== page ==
What Actually Happens During a Ransomware Attack? Here's A Step by Step Look

You've certainly seen ransomware in the news. From enterprises to SMBs, businesses of all sizes and industries are increasingly targeted by both commodity and human-operated ransomware. But what actually happens over the course of an attack, and what sort of operational / legal implications can it have for your business? We'll take a deep dive into different sources of ransomware, attack types, and the best strategies for mitigating fallout. 

Here's What Your Business Should Know About Mitigating a Ransomware Attack, Step by Step:

What Is Ransomware?

Ransomware is a type of cyber attack in which perpetrators exploit a victim's data or critical infrastructure until a monetary demand is met. These attacks can be extremely profitable, encouraging the development of an entire underground ransomware economy, complete with brokers, operators, and affiliates. The access brokers compromise networks to establish initial access and then sell that access to malicious third parties. A ransomware-as-a-service (RaaS) operator designs and maintains the ransomware tools necessary to complete an attack (think malware, messaging, and payment processing). Then, the ransomware affiliate distributes and runs the ransomware payload. These affiliates purchase services from the access broker and/or operator, depending on the nature of the scam. And the businesses they target suffer disruption, reputational damage, financial losses, and potential regulatory fines.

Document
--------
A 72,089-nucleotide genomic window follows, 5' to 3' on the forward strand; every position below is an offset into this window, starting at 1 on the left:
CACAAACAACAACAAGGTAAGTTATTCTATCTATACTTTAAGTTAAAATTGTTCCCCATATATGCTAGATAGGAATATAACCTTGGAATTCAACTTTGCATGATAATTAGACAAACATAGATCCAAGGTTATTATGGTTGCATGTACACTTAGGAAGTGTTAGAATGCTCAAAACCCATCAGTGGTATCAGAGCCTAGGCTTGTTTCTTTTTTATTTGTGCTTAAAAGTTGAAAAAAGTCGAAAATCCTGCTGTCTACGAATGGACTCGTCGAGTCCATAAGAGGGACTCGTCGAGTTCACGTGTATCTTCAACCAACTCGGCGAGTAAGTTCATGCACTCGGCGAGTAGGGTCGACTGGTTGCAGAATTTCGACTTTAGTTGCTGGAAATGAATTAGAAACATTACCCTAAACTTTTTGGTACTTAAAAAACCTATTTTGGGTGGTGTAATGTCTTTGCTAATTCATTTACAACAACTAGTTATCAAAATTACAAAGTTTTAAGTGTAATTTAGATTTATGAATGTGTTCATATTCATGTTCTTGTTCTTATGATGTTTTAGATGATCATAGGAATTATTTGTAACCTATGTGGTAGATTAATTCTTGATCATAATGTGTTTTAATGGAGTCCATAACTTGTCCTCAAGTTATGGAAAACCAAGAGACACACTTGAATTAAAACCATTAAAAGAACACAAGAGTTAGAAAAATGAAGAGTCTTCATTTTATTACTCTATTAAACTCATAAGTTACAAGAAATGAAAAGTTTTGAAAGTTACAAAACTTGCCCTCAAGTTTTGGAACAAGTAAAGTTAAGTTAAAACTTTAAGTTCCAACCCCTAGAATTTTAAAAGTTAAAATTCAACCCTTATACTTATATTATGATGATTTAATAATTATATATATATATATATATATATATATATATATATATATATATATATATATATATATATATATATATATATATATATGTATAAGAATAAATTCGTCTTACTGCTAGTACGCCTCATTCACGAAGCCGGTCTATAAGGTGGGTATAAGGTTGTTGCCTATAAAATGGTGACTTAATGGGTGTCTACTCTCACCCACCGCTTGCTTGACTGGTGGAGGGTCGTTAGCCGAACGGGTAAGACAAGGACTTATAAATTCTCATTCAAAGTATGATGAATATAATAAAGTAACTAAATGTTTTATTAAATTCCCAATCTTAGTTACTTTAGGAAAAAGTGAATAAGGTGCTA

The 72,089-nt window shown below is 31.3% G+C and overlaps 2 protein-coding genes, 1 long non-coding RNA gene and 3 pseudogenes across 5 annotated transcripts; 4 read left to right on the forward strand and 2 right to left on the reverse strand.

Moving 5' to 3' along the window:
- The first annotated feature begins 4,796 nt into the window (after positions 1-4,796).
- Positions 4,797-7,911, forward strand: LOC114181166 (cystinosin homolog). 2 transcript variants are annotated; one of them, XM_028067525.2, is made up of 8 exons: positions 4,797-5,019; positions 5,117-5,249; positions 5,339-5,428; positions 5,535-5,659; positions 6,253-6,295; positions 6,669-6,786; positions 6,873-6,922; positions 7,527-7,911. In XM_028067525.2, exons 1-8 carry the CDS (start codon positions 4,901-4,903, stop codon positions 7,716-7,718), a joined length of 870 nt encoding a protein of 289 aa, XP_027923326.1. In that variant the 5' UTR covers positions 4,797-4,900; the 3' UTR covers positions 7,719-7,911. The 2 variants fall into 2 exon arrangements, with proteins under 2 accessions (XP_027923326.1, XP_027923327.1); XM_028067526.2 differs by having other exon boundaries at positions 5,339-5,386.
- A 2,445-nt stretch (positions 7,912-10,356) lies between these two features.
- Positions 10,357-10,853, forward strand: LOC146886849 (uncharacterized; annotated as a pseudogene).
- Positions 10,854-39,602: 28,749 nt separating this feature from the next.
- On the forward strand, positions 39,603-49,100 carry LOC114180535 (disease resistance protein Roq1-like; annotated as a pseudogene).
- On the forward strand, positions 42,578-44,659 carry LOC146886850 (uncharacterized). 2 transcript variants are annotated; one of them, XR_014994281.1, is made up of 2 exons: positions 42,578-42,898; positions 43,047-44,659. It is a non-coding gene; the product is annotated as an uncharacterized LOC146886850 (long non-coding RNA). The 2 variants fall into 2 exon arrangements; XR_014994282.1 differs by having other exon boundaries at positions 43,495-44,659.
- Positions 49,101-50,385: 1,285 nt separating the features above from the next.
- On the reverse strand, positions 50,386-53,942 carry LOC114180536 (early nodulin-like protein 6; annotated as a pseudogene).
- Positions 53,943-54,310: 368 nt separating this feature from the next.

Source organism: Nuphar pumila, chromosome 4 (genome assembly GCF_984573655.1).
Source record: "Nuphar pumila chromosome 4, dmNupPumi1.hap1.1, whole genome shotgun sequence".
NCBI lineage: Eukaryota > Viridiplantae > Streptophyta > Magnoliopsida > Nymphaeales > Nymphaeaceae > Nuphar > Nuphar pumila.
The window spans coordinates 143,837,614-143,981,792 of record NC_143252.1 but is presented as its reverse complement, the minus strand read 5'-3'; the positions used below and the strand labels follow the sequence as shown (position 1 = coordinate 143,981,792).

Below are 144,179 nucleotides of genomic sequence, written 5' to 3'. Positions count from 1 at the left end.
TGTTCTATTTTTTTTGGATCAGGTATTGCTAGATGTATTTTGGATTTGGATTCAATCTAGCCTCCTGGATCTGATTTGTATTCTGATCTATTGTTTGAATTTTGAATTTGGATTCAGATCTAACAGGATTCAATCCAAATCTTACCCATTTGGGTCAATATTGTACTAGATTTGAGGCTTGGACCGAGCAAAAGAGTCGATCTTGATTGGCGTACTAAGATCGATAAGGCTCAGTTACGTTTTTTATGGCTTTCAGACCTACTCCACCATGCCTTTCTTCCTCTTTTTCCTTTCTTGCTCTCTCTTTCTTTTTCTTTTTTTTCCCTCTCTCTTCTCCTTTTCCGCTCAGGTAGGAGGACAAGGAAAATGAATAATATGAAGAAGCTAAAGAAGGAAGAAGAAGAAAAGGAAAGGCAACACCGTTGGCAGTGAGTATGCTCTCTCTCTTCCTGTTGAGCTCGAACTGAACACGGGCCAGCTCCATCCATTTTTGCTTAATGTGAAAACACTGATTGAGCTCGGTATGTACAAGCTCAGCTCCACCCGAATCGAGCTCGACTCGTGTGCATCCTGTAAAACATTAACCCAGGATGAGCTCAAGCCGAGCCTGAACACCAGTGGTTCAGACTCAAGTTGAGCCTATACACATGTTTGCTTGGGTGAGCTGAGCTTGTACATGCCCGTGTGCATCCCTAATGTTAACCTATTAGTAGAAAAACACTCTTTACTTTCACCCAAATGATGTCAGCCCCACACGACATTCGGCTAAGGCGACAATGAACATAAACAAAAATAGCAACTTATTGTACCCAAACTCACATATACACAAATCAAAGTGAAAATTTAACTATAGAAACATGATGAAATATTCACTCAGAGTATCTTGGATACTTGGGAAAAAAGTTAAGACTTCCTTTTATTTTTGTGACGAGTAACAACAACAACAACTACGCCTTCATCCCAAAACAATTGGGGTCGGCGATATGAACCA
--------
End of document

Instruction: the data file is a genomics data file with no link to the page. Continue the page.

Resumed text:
These days, ransomware tends to fall into two major categories: commodity and human-operated ransomware. They can vary greatly:

  Commodity Human-Operated